FAULTS VS. PROBLEMS


As a high school classroom teacher, when things would get difficult for us teachers, and especially when it came to dealing with issues that were not of our making (i.e., poor parenting, broken homes, negative peer and culturally influenced bad behavior, etc.), administrators had a mantra they would repeat to us as teachers. It went like this:

It may not be your fault, but it is YOUR problem! 


This is one of the best SAL reminders of reality I’ve ever heard. Translation: I didn’t make all of the problems in my classroom, but if the problems are in my classroom, it is my responsibility to work to try and solve them. The same principle applies to you, me, and everyone else in the world. All of your problems may not be your fault, but they are your problems. Life, therefore, is a series of recurring questions that ask the following: What are you going to do about the problems life has presented you with? You can't change who you are, where you started from, or what you had (or did not have) when you came into this world. But we at Freedom Focused enthusiastically affirm that you always have the freedom to do something about it. When the final chapter of your life is written through your actions, will your story be one of victory or victimization?


“Highly proactive people … do not blame circumstances, conditions, or conditioning for their behavior. Their behavior is a product of their own conscious choice, based on values, rather than a product of their conditions, based on feeling … [For proactive persons, their] honor becomes greater than [their] moods.”[2]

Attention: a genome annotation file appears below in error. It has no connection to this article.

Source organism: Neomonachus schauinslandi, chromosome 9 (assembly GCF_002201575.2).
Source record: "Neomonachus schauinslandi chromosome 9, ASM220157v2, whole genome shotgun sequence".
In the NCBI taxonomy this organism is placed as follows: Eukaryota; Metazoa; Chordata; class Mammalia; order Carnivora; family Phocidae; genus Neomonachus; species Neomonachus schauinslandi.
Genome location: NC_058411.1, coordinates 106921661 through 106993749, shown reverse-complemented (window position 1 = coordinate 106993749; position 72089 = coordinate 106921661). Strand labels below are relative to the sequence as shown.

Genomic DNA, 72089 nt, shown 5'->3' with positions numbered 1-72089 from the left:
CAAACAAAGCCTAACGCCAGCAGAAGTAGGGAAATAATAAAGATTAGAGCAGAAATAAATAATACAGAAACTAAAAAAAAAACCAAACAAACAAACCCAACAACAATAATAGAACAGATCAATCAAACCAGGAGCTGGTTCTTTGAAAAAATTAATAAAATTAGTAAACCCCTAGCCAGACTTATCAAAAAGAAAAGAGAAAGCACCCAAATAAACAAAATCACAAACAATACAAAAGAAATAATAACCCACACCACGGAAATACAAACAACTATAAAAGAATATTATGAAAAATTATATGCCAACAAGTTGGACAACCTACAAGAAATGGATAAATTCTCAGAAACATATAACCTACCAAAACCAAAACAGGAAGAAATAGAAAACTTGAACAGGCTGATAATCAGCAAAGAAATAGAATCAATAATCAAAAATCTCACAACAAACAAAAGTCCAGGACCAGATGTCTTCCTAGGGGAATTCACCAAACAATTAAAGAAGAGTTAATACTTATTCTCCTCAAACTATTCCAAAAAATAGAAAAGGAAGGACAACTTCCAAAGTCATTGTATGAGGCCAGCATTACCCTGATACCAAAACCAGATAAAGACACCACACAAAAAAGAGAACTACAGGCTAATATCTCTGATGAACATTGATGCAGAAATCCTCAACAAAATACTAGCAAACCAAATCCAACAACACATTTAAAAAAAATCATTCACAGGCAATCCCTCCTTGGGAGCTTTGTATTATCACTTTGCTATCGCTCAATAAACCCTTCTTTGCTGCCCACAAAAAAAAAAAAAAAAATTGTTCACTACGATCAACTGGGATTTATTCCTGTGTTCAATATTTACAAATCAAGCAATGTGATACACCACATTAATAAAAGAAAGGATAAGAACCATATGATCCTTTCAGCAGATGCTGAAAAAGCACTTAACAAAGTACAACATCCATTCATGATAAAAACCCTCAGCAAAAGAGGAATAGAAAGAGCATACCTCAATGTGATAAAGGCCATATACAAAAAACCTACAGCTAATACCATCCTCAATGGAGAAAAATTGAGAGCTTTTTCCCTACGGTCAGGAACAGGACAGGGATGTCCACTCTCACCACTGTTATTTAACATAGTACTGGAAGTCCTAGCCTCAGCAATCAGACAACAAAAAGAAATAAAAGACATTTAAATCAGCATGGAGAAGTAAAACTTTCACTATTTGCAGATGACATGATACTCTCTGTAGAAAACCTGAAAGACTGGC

– Stephen R. Covey
(1932-2012)


We live in a nation and world of victimization and blame. It seems that people everywhere are eager to find a scapegoat for any and every problem life presents them with. Such people would have you believe that their problems are everyone and everything else’s fault, but never their own. It’s their parent’s fault, their spouses’ fault, their families’ fault, their neighborhood’s fault, their boss’s fault, their coworkers fault, the fault of generations gone by, their communities’ fault, their States’ fault, their Nation’s fault, the world’s fault, the government’s fault, the Republican’s fault, the Democrat’s fault, the Libertarian’s fault, the Stars’ fault, God’s fault, the weather’s fault, their DNA’s fault, the lottery’s fault, etc.

“Henry Thoreau made, last night, the fine remark that, as long as a man stands in his own way, everything seems to be in his way, governments, society, and even the sun and moon and stars, as astrology may testify.”[3]

– Ralph Waldo Emerson
(1803-1882)


Please don’t misunderstand; I am not saying that external forces do not play a role, sometimes a significant role, in the events and circumstances in our lives. Of course they do. Making this point explicit is the primary purpose of this chapter; that’s why I introduced the SAL variables. It is a truism that bad things happen to good people beyond their control. However, even when bad things happen to good people, good people have the freedom to choose what they are going to do next, meaning how they are going to respond to whatever bad things happen to them outside of their control.

One of my favorite high-profile examples of SAL in action over time comes from the media mogul Oprah Winfrey. Oprah is the first African American woman to become a billionaire. She has influenced hundreds of millions of persons as an actress, talk-show host, and philanthropist. Most, if not all, educated adults in the world know who Oprah Winfrey is. She is one of the most influential women on Earth.